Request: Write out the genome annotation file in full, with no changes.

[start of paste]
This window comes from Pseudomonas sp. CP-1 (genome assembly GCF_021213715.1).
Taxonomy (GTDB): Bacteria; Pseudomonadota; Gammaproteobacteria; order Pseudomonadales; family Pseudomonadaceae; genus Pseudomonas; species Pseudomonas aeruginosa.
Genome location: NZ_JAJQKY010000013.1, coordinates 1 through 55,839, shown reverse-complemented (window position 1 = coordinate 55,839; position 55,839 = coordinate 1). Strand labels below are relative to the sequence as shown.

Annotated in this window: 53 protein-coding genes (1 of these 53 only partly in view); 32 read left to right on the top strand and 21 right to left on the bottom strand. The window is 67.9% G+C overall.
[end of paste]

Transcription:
This window comes from Pseudomonas sp. CP-1 (genome assembly GCF_021213715.1).
Taxonomy (GTDB): Bacteria; Pseudomonadota; Gammaproteobacteria; order Pseudomonadales; family Pseudomonadaceae; genus Pseudomonas; species Pseudomonas aeruginosa.
Genome location: NZ_JAJQKY010000013.1, coordinates 1 through 55,839, shown reverse-complemented (window position 1 = coordinate 55,839; position 55,839 = coordinate 1). Strand labels below are relative to the sequence as shown.

Annotated in this window: 53 protein-coding genes (1 of these 53 only partly in view); 32 read left to right on the top strand and 21 right to left on the bottom strand. The window is 67.9% G+C overall.